simultaneously attached bayonets and rushed at the guardhouse, flinging the
guards away and, with guns and stones, broke open the cell doors and
released all the prisoners. They then proceeded to
completely vandalise the guardhouse.
Colonel of the Regiment, appeared on the scene and a soldier attempted to
The gates of the barracks were closed
and civilians ordered to leave.
The militiamen said that they would
not give up their firearms until assurances were given that they would be
paid the residue of their bounty and allowed to keep their clothes.
It would appear that the government was attempting not to pay bounty to the
militia soldiers (to which they were entitled), giving then only fourteen
day’s pay in lieu. After a while, the Colonel, with the
help of the Major, brought the men into line. He addressed them
regarding the gravity of the course of action in which they were engaged.
The Parish Priest of Nenagh, Rev. J. Scanlon, came into the barracks
and talked to the men. He succeeded in calming them, but
at the same time, they were firm in their resolve that they would not give
up their firearms until their grievances were addressed. That
night the men returned to Pound Street barracks amid great excitement and
they were loudly cheered as they passed through the streets of the town.
Once back at the barracks some of the men threatened the officers present
and attempted to further arm themselves.
Next morning, Tuesday 8 July, the
militiamen returned to Summerhill barracks.
Some hours later a large number of
troops from the 41st and 47th regiments (about 200 in
number) arrived from Templemore, entered the town and proceeded to
Summerhill barracks, firearms at the ready. Quite
inexplicably the gates of the barracks were thrown open and they marched in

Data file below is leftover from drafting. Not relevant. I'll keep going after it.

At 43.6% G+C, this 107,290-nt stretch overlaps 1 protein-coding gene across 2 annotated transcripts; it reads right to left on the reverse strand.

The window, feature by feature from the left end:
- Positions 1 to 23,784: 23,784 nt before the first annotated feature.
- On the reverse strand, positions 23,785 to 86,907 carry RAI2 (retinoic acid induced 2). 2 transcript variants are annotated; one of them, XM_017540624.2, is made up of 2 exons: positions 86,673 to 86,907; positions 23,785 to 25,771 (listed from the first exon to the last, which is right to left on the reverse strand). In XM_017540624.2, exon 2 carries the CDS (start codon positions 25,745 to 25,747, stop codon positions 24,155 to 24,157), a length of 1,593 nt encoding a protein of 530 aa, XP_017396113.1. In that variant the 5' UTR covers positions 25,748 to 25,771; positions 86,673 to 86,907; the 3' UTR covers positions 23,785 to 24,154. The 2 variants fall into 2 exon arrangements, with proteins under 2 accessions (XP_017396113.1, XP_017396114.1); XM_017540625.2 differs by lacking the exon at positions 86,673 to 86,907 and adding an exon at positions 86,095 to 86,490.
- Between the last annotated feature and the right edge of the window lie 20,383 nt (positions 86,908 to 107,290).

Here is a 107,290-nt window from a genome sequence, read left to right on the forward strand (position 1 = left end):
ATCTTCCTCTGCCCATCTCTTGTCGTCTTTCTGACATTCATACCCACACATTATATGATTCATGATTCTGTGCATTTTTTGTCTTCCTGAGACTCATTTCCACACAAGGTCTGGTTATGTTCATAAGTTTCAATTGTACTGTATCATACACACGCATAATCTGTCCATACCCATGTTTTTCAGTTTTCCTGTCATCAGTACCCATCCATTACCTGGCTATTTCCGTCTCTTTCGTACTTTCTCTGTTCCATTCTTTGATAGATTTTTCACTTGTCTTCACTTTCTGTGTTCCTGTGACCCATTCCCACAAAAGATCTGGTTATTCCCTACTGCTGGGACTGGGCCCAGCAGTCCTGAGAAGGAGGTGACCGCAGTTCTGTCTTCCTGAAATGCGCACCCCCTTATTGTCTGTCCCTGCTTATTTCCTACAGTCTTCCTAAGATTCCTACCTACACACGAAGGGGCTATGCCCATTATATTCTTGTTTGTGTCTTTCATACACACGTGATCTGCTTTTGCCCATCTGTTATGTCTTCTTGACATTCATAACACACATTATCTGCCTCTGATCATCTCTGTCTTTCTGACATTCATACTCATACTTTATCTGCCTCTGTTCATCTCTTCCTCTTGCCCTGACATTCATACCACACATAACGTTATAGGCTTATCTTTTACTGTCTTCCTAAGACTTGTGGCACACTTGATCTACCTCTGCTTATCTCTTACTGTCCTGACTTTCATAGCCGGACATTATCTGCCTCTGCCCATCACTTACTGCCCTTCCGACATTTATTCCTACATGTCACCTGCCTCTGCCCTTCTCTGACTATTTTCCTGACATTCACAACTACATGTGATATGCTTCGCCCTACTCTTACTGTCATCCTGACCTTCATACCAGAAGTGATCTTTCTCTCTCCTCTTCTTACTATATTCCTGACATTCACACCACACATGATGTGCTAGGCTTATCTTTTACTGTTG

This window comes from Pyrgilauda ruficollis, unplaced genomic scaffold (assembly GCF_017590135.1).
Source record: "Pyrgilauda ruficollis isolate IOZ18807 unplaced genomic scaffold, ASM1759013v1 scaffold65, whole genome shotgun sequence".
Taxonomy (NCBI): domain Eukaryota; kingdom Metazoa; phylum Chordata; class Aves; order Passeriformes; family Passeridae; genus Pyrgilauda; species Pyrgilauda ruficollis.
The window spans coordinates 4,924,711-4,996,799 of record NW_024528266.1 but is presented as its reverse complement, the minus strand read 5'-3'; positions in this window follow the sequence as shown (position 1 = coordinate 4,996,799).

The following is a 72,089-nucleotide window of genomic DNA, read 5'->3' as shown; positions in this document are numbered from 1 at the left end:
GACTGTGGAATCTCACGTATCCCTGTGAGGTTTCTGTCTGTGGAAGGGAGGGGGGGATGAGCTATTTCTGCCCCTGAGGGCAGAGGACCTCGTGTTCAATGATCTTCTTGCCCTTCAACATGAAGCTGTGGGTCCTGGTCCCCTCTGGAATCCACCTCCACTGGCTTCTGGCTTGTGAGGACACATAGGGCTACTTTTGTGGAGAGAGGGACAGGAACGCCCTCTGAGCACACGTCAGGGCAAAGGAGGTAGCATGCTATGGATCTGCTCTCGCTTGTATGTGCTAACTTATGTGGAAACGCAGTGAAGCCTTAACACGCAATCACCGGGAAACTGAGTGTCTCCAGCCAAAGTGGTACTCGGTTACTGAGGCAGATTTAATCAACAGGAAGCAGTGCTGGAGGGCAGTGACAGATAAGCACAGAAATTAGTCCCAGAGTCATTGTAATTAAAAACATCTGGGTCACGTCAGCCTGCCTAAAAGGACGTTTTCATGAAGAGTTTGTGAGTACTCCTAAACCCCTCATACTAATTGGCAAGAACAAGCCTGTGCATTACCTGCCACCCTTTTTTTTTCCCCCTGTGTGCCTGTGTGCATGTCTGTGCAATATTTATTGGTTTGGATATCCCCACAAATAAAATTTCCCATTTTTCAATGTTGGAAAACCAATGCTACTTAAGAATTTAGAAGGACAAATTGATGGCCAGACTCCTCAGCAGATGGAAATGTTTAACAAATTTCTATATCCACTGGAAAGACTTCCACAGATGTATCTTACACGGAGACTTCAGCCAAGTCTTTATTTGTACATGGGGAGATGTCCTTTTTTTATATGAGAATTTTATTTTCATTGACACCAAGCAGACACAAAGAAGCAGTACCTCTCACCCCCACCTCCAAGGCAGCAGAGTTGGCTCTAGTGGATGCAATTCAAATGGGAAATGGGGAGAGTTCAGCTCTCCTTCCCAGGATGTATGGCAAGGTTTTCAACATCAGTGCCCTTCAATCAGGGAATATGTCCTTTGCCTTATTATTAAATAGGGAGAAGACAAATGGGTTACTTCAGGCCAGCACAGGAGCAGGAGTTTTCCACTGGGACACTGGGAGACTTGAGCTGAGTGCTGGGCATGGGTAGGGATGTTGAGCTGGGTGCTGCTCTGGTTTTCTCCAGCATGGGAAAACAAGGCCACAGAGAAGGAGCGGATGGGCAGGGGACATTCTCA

and formed a line in the Barrack Square. The militiamen
formed opposite them and, when ordered to give up their arms, refused to do
so. The Riot Act was read and a standoff ensued.
As this was happening, a body of militiamen, stragglers who were making
their way from Pound Street, arrived outside the barrack gate and started
firing. Stephen Burns, a private in the TLI fired a
shot through the keyhole of the wicket (the small door within the larger
barrack gate) and then retreated. Then he reloaded his firearm and
approached the gate again. He was heard to say, ‘I think I killed one
already and I’ll kill another’. The gate was opened to allow a militiaman
exit. Seeing this, Burns said, ‘Clear the way till I have
a crack in among them’ and then, ‘I’ll have a crack at the medal man’ and
killed one of the regular soldiers, Patrick Curley.
Curley was wearing his Crimean War
campaign medal. Some other stragglers went around the
walls of the barracks and fired several shots at the troops, killing three
and wounding two others. One of these militiamen, John
Barron (or Barrow), was later charged with intent to murder some
of the 200 soldiers then in the barrack and with intent to murder Colonel
Henry Hort and Lieutenant Thomas Young (for which crimes he was
sentenced to fifteen years transportation. Also charged
with Barron were William Cummins, Thomas Carr, Cornelius
Ryan and Edward Laffan (1). All were later detained at Mountjoy
Prison, Dublin). A party of troops was sent to round up
the stragglers but were subjected to sniper-fire by the fleeing militiamen.
It appears that at this stage the militiamen in the barracks decided to
leave and make their way back to Pound Street.
arrived at 17.00 and a party of regular troops (probably from the 30th
and 55th regiments) arrived from Birr at 19.00 to reinforce those
Fighting between the militiamen and
the regular troops continued until 21.00, mainly in the area of Pound
Street. The Limerick Reporter stated that the